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  • Quirky low-budget action-comedy with a puzzling script that doesn't bear close scrutiny, but which is enjoyable nevertheless. Bo Svenson plays a first-time bank robber who stashes his loot in a mailbox; Cybill Shepherd is a kooky divorcĂ©e who wants a little fun--and part of the action. The film takes place in one day and, within this tight framework, the four credited screenwriters (John Melson, James Edward Grant, Gilbert Ralston and Don Gazzaniga) manage to skillfully create characters who are amusing and colorful. The Vietnam vet angle used at the beginning is weak (it serves as both excuse and apologia for Svenson's bank robbing) and some of the action is poorly staged and filmed (and visually confusing). However, the final heist and car chase is exciting, and Svenson and Shepherd are a nice match. The two don't set off cinematic sparks, but they have an easy camaraderie; Shepherd is relaxed, even soft, while Svenson displays a surprisingly light touch (he's up for just about anything, including impersonating a gay dog-lover). Jeff Goldblum's name is all over the video-box, however his role as a mugger is (thankfully) brief. **1/2 from ****
  • A quartet of Vietnam vets stage a bold bank robbery, posing as guys starting up a toy company. They make their escape across L.A. rooftops, but in the end, only Murdock (Bo Svenson, "The Inglorious Bastards") is able to make a clean getaway. Still, in order to do this, he dumps his share of the loot into a mailbox. Now, he has to wait for an opportunity to retrieve his ill-gotten gains before the mailman makes his late night pick-up at a quarter to midnight.

    The hitch is that two people have witnessed his desperate act. Eccentric but gorgeous artist Mary Jane (Cybill Shepherd, 'Moonlighting') watched from her nearby apartment window, and a lowlife bartender / pusher, Graff (Michael C. Gwynne, "Payday") just happened to be on the scene at the time. Graffs' knowledge spells trouble, because he puts two and two together and figures to profit nicely, but Mary Jane, despite being a pain in the ass, mostly just wants some excitement in her life. She's not about to rat out Murdock.

    John Melson ("Battle of the Bulge") and James Edward Grant ("Sands of Iwo Jima") concocted this sadly overlooked and under-appreciated 70s heist comedy-thriller. (As of this writing, there's only one other review at IMDb.) It's so fresh and funny, not to mention intriguing, that it really holds your attention. Add to that capable direction by solid journeyman director Paul Wendkos ("The Mephisto Waltz"), a peppy soundtrack written by top composer Lalo Schifrin ("Dirty Harry"), and excellent use of a select few locations, and you have the ingredients for good entertainment. The action all takes place within 24 hours, so there is also a very effective story momentum.

    Bo and Cybill are terrific leads, and do work together quite well. Often, a lot of what Bo does is to react to other characters, and he's consistently amusing. Cybill has rarely been as appealing as she is here. They're literally surrounded by familiar faces: Tom Atkins ("Halloween III: Season of the Witch") as a cop, Sorrell Booke ('The Dukes of Hazzard') as a bank manager, Gerrit Graham ("Used Cars") and Jeff Goldblum ("The Fly" '86) as swaggering punks, Vic Tayback ('Alice') and Robert Ito ('Quincy M.E.') as mobsters, John Quade ("The Last Hard Men") as their henchman, Kim Richards (the "Witch Mountain" movies) as a bratty young girl, Deidre Hall ('Days of Our Lives') as a massage parlour worker, and Charles Lampkin ("Five") as a mailman.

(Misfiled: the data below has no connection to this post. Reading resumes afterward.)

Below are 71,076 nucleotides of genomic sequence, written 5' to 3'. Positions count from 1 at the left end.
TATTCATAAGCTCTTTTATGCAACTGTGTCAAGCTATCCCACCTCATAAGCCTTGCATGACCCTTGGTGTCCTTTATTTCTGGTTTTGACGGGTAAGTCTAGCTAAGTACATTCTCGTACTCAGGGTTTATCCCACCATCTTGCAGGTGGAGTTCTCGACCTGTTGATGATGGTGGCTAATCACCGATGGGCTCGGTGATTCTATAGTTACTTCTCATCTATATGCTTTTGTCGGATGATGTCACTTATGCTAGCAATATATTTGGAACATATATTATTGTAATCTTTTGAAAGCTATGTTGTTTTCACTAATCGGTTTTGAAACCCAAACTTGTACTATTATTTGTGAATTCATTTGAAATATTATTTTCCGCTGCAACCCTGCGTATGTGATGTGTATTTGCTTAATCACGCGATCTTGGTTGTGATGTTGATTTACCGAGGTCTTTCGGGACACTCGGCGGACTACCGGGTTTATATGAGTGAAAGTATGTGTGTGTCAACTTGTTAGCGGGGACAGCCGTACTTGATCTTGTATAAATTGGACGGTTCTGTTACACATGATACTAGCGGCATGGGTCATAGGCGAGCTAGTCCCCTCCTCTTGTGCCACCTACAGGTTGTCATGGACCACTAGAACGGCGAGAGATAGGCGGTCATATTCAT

Overall, engaging material that keeps its grip and rarely offers a let-up until its ridiculous, but priceless, twist ending.

    Eight out of 10.
  • Warning: Spoilers
    A group of Vietnam veterans pull off a daring bank robbery, but almost all of them with the exception of ringleader Jack Murdock (an excellent and engaging performance by Bo Svenson) are arrested by the police. Although Murdock gets away, he's forced to stash the stolen loot in a mailbox and has difficulty retrieving said money in the forms of flaky artist Mary Jane (delightfully played by the insanely foxy Cybill Shepherd) and wormy dope pusher Graff (a nicely slimy turn by Michael C. Gwynne), both of whom witnessed the drop.

    Director Paul Wendkos keeps the engrossing and entertaining story zipping along at a brisk pace, stages the exciting action sequences with considerable skill and aplomb, and maintains a pleasingly easy'n'breezy tone throughout. The sharp script by John Nelson and James Edward Grant presents a neat array of colorful offbeat characters as well as a real doozy of a final plot twist. Svenson and Shepherd display a wonderfully loose and natural chemistry in the appealing lead roles. This film further benefits from a terrific supporting cast: Robert Ito as formidable crime kingpin Mr. Chu, Vic Tayback as vicious mobster Wyatt, John Quade as flunky Barney, Jeff Goldblum and Gerrit Graham as a couple of lowlife hoodlums, Sorrell Booke as antsy bank president Hubert Zane, Tom Atkins as a street cop, and Kim Richards as a bratty little girl. Harry Stradling Jr.'s slick cinematography gives this picture an impressive polished look. Lalo Schifrin's funky score hits the get-down groovy spot. A super fun flick.